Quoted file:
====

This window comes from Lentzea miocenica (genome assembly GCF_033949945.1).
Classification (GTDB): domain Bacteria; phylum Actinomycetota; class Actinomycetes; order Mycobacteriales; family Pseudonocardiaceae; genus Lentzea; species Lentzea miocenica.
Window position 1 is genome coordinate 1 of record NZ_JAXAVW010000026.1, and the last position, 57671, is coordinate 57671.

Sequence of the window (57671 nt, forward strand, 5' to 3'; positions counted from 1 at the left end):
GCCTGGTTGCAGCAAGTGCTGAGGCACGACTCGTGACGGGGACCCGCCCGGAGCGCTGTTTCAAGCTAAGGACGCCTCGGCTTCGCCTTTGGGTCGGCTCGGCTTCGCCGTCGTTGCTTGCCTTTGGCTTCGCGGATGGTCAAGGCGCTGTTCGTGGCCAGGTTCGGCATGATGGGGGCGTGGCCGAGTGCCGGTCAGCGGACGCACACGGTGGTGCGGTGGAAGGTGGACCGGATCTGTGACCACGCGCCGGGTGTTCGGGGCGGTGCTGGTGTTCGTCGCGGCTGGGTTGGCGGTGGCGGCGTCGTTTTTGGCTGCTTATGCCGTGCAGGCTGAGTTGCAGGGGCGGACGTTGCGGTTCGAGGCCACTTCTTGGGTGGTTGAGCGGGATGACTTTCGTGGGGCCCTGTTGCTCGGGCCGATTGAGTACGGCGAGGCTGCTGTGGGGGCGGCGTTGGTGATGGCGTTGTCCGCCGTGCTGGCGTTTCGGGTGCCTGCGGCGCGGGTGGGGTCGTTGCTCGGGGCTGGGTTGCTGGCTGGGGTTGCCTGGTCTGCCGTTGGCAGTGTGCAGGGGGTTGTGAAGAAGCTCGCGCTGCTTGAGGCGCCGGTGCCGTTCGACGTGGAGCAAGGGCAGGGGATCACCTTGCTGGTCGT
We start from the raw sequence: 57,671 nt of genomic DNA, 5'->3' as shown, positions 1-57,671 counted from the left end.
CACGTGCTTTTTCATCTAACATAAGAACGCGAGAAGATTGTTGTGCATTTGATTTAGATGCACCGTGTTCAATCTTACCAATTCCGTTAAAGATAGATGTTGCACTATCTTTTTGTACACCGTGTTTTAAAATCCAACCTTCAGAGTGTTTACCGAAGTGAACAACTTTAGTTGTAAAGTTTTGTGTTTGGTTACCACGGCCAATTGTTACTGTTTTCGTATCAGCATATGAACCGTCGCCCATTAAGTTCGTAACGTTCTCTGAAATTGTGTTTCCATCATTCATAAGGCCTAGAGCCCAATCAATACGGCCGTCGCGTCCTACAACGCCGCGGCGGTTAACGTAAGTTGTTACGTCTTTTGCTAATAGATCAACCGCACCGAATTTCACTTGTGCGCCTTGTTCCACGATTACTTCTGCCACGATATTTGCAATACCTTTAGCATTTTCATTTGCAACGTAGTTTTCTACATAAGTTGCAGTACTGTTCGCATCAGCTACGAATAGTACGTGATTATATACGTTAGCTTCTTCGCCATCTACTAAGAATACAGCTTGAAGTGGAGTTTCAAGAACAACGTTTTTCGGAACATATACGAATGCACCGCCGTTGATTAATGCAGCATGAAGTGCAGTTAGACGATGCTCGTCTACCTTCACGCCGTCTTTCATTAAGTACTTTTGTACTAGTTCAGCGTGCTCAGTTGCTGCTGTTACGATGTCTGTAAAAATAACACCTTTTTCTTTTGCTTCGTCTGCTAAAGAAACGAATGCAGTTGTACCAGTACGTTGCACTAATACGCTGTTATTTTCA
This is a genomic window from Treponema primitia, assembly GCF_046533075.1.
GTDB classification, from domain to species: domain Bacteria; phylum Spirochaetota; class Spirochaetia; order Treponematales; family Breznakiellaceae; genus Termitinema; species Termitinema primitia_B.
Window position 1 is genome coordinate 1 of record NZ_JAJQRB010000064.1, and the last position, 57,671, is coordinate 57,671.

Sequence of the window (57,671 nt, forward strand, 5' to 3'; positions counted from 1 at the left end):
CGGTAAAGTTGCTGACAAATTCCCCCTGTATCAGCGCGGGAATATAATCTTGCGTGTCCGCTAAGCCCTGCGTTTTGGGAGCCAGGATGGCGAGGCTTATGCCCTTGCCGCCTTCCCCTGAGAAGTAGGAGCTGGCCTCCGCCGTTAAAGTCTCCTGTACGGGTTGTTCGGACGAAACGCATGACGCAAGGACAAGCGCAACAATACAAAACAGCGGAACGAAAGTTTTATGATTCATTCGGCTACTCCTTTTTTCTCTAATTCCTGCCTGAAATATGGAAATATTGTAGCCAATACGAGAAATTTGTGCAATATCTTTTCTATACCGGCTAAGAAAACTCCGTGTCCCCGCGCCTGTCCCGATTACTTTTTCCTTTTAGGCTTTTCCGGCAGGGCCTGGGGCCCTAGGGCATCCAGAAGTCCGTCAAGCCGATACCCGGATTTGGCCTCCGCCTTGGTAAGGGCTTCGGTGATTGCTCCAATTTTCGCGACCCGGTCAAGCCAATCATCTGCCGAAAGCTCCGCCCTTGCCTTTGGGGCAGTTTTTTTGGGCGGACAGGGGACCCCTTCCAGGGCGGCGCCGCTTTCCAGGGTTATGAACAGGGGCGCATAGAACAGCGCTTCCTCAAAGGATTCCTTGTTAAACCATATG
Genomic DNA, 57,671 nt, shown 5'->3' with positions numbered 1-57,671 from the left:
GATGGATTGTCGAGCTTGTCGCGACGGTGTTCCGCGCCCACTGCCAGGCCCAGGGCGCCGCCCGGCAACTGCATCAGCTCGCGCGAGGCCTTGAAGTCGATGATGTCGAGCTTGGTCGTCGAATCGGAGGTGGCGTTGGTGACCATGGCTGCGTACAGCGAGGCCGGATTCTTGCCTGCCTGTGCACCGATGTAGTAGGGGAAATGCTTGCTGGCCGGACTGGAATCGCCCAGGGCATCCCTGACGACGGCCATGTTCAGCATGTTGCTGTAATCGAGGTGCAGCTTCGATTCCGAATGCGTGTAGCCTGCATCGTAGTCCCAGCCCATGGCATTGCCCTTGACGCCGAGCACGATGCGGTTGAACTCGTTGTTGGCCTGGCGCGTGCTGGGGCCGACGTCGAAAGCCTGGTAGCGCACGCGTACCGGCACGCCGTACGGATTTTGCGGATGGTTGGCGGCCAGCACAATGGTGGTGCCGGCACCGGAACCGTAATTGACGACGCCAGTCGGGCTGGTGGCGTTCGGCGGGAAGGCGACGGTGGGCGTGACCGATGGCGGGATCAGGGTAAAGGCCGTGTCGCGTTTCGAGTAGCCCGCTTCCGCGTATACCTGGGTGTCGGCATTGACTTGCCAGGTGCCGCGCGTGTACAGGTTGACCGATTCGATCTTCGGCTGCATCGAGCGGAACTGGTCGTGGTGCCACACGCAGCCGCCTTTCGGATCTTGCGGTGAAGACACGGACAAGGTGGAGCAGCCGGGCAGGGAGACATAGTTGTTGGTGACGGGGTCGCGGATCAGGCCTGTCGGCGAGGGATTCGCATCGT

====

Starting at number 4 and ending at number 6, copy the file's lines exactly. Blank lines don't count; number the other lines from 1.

Sequence of the window (57671 nt, forward strand, 5' to 3'; positions counted from 1 at the left end):
GCCTGGTTGCAGCAAGTGCTGAGGCACGACTCGTGACGGGGACCCGCCCGGAGCGCTGTTTCAAGCTAAGGACGCCTCGGCTTCGCCTTTGGGTCGGCTCGGCTTCGCCGTCGTTGCTTGCCTTTGGCTTCGCGGATGGTCAAGGCGCTGTTCGTGGCCAGGTTCGGCATGATGGGGGCGTGGCCGAGTGCCGGTCAGCGGACGCACACGGTGGTGCGGTGGAAGGTGGACCGGATCTGTGACCACGCGCCGGGTGTTCGGGGCGGTGCTGGTGTTCGTCGCGGCTGGGTTGGCGGTGGCGGCGTCGTTTTTGGCTGCTTATGCCGTGCAGGCTGAGTTGCAGGGGCGGACGTTGCGGTTCGAGGCCACTTCTTGGGTGGTTGAGCGGGATGACTTTCGTGGGGCCCTGTTGCTCGGGCCGATTGAGTACGGCGAGGCTGCTGTGGGGGCGGCGTTGGTGATGGCGTTGTCCGCCGTGCTGGCGTTTCGGGTGCCTGCGGCGCGGGTGGGGTCGTTGCTCGGGGCTGGGTTGCTGGCTGGGGTTGCCTGGTCTGCCGTTGGCAGTGTGCAGGGGGTTGTGAAGAAGCTCGCGCTGCTTGAGGCGCCGGTGCCGTTCGACGTGGAGCAAGGGCAGGGGATCACCTTGCTGGTCGT
We start from the raw sequence: 57,671 nt of genomic DNA, 5'->3' as shown, positions 1-57,671 counted from the left end.